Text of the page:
“Does your man think it is effeminate to sweep the floor or take care of the baby? You may be able to help him understand that it’s a strong man who can handle these things well. ” Jean was tolerant of Dick’s feeling on this matter.

And you know… Dick’s dick’s feelings.

“I’m surprised Lloyd and I are still together- we’ve been through so much. My mom kicked him out several times and he lived in the car. That was hard for me, too.”

That pretty much sums up all of the indignities of being a teenager. Even if you’re married, someone can still make your husband go live in his car.

What redeems this volume as a “Lost Classic”? The inadvertently hilarious black and white photography, which looks like outtakes from A Wild Heartblurry vingettes of Romance Gone Wrong. Trust me, these high school brides have on thing on their mind: murder is the only escape. 

The voices in Shawna’s head are saying that no jury in the world would convict her.

Check out this dude, kicked back in a rocking chair, drinking a beer… watching his wife vacuum????

That is the face of a woman weighing being out in 8 to 10 for good behavior.

Even their prune-faced toddler is unimpressed.

And here we have Dewey, a man with a closet full of trucker hats…

…but who doesn’t own a single shirt.

Plus, your boy-husband is probably stepping out on you with some Orphan Annie-haired chippie down at the local Burger King.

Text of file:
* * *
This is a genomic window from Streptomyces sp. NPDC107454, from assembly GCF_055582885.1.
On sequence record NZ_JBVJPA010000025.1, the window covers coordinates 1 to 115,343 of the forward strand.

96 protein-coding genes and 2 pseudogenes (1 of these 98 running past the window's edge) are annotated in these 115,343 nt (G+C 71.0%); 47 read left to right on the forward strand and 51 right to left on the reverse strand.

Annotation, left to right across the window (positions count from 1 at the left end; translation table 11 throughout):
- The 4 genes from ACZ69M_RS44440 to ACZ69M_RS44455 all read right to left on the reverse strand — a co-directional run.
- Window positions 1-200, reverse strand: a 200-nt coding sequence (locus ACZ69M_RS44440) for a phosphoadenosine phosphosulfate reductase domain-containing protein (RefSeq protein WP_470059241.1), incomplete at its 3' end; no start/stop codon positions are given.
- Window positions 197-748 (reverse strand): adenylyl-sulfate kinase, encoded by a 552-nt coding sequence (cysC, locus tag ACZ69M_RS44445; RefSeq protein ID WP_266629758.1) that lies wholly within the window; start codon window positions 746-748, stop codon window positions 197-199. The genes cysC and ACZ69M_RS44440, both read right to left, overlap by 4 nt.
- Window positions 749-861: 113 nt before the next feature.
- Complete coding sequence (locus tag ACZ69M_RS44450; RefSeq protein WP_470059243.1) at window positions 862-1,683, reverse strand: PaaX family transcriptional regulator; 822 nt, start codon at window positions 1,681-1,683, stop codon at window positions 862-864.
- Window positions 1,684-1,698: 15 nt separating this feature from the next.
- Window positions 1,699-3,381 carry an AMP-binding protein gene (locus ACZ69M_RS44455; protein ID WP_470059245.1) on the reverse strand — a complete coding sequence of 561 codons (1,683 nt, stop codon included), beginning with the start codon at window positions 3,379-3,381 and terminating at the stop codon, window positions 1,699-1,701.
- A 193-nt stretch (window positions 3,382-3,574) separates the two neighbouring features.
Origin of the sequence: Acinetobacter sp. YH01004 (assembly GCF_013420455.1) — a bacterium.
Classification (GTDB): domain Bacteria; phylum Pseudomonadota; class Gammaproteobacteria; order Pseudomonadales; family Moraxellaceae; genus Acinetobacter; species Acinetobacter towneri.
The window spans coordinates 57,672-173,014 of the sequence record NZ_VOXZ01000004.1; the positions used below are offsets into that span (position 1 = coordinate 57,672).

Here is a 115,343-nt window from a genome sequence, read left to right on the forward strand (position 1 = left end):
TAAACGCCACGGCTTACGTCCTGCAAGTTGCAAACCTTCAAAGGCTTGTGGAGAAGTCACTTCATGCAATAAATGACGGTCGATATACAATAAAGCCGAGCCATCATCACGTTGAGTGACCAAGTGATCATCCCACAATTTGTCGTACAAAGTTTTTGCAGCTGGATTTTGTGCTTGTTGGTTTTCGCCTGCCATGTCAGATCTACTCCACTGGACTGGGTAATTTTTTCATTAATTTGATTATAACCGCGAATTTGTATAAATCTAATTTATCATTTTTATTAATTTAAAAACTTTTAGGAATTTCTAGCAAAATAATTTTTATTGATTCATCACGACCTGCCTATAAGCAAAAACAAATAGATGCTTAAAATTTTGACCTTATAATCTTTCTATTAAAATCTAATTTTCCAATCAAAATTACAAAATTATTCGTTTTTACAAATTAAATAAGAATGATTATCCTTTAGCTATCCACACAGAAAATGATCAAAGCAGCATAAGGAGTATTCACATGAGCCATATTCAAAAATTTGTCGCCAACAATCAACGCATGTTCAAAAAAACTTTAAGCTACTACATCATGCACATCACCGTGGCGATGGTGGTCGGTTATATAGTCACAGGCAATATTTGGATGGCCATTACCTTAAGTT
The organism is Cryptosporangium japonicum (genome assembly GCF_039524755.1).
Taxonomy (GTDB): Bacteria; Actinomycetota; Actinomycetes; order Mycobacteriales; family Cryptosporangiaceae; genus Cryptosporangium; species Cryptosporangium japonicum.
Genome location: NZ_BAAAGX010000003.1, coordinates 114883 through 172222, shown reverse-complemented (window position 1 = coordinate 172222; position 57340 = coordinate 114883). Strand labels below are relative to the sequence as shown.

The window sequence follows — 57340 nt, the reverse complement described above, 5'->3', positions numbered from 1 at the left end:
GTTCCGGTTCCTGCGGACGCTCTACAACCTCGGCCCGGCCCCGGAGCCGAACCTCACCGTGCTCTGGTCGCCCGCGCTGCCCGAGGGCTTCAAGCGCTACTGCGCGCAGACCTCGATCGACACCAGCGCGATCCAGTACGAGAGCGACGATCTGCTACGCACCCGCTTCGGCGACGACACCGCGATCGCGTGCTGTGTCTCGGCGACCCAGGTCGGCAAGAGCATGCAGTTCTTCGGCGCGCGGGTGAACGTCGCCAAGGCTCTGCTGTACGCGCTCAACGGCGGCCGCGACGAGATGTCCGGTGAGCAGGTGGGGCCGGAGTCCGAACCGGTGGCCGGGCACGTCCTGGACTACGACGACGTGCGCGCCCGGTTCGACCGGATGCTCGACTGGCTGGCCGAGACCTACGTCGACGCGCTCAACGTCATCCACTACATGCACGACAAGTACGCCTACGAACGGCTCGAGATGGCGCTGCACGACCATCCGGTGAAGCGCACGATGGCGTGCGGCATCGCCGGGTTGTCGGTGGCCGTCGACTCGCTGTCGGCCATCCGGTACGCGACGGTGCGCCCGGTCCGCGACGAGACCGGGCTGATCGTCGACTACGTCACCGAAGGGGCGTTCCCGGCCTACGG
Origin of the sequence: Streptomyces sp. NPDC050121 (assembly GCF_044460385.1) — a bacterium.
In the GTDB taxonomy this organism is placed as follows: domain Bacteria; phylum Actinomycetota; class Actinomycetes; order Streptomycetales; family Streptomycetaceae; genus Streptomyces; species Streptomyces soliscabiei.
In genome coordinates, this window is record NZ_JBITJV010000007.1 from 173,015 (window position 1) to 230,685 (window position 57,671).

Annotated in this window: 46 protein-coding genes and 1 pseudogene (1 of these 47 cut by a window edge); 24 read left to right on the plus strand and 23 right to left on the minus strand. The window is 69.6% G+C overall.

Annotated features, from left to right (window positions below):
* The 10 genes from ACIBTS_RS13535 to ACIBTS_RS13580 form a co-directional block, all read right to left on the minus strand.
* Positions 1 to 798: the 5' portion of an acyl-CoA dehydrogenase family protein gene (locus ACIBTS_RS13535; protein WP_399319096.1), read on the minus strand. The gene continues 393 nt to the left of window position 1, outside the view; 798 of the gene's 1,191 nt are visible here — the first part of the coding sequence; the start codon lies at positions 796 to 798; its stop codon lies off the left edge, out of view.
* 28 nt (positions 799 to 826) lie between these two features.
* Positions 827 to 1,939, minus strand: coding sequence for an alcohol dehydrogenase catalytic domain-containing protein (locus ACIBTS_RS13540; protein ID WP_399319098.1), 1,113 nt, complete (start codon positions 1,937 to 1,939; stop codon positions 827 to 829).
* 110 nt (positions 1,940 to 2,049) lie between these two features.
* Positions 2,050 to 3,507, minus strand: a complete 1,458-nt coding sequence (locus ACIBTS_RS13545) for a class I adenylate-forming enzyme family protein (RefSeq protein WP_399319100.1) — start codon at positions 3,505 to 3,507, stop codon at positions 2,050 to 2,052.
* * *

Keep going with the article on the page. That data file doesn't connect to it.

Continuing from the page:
And we can’t forget our cover models, who are pictured in the midst of the adult-task of making a grocery list:

“Can we just-”

“SHH! Babe! I’m trying to think of all the kinds of Pudding Pops!”

“Jesus, Jay, there aren’t that many-”

“YOU MADE ME LOSE MY THOUGHT!”

The Best Thing About This Book: 

Is the survey included so you yourself can find out if you are ready to take the plunge and get married before you can get your Lerner’s Permit, which in my copy was filled out by a couple who are probably AARP members by now:

 

We will return in 2 weeks with more reader requests! 

 

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High Trail By Vivian Breck

Her father lay helpless, his leg broken. No other campers for miles around. How would she get help in time?

This is a reader-request from so long ago I can’t find who requested it or in what context, but I am glad to have finally found a copy to oblige them!